Do consultants typically charge for travel time?

Most of the public relations professionals I've spoken to agree that you have to bill for time if a specific client requires the trip and prevents the consultant from serving other people. Do consultants charge for travel time? Although it depends on the individual consultant, many consultants charge for time spent traveling to client facilities. A while ago I addressed the topic of billing for travel expenses and it has become one of the hottest topics on this site. However, if you're generally interested in knowing how consultants make money, check out my article on how to set consulting fees.

There are four big ones here: when it comes to policies, yes. I often travel 4 hours a day. They would never expect me to pay for that trip out of pocket. So I don't understand why you're expected to just “eat” that time.

Customers are spoiled if even a consultant deducts travel time from cost. Yes, when I work during the flight, which I usually do. Yes. Trips count from the point of view of hours the same as normal billable hours.

In terms of what is charged for work, the travel fare is 50% of the standard fare. We deduct our standard trip to the office from the travel time. Perfect Cents “We have a set of diets that we implement when we travel to “outside” projects that require a flight. During the trip, we also cover the costs of flights, hotels and meals.

Our customers are always comfortable with these charges, as we discuss costs upfront at our initial meetings. And for any local trip made by our design team, we simply include it in the initial rate. Dennese Guadeloupe Rojas, Interiors by Design, Washington, D.C. My company pays for my travel and hotel expenses, but cannot charge the customer for it (my daily rate covers it).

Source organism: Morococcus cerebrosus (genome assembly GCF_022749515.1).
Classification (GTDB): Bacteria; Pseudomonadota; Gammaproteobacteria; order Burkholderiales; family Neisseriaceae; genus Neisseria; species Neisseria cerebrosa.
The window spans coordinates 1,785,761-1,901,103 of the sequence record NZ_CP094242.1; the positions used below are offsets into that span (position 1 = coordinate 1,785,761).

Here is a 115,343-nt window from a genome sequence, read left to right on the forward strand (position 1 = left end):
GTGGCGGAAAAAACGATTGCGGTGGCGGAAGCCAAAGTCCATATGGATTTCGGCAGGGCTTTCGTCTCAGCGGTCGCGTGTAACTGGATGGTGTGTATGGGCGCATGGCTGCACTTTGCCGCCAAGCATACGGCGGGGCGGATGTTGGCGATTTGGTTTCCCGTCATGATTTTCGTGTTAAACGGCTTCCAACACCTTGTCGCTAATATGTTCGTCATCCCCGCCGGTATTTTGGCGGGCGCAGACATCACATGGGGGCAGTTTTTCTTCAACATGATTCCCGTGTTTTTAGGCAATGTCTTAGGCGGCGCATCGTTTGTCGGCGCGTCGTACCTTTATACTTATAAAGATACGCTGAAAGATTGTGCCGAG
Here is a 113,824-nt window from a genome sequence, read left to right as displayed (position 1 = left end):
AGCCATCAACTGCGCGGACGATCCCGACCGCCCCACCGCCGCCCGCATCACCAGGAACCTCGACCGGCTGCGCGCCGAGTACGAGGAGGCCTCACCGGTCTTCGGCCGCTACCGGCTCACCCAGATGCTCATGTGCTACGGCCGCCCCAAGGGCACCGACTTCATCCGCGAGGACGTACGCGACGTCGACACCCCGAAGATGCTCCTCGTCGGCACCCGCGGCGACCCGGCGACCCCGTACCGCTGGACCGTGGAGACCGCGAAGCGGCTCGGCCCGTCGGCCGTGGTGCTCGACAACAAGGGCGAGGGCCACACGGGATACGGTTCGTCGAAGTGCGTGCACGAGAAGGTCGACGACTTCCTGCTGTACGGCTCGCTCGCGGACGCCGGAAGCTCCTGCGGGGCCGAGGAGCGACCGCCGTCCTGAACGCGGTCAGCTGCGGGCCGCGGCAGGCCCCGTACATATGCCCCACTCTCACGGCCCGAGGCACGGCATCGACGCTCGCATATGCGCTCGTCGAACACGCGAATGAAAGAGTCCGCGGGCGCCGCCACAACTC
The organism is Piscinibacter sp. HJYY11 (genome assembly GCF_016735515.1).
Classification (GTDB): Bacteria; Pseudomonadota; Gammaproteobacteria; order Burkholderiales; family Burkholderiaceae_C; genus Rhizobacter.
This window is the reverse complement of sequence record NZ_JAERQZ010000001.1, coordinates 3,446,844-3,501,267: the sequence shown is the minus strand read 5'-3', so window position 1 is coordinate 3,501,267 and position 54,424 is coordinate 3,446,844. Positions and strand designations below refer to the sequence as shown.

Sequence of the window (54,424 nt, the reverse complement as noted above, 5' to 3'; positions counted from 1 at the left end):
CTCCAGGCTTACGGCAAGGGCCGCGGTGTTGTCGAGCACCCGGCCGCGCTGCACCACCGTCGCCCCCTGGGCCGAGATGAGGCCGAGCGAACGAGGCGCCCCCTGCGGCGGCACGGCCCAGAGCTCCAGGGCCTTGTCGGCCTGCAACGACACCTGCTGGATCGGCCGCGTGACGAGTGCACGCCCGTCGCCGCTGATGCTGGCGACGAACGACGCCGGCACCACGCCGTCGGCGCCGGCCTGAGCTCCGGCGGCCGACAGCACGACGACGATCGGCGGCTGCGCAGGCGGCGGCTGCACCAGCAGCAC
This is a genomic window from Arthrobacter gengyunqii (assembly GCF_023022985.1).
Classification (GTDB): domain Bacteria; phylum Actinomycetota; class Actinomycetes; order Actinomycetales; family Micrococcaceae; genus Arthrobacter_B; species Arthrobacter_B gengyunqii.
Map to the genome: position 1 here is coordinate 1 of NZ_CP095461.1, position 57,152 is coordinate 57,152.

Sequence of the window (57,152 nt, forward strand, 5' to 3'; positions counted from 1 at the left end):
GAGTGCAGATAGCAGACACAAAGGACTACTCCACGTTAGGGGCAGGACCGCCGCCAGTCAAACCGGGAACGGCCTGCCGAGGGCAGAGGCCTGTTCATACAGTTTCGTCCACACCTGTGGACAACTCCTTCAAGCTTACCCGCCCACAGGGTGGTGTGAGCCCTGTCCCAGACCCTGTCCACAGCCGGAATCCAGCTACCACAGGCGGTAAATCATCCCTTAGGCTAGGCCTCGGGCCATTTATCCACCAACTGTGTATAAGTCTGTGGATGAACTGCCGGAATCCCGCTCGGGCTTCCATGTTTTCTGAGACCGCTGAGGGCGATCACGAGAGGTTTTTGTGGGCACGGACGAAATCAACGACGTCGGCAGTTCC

I think a reasonable option is to charge what is more than the standard trip. It's the only option that really makes sense and encourages teams to go to hotels, instead of recording time throughout the project (including travel time) and any excess that exceeds the initial minimum of estimated hours is billed. Big4 consultant in Germany, for us travel time is considered rest time by law, also known as not working time (unless you drive yourself) and not only is it not billed but it is not paid. I bill for packed luggage and exaggerate my actual billing on travel days to take into account the foolishness that the trip cannot be checked in.

Dylan Nemecek
Dylan Nemecek

Typical social media ninja. Professional pop culture nerd. Unapologetic bacon advocate. Proud pop culture guru. Incurable social media nerd.

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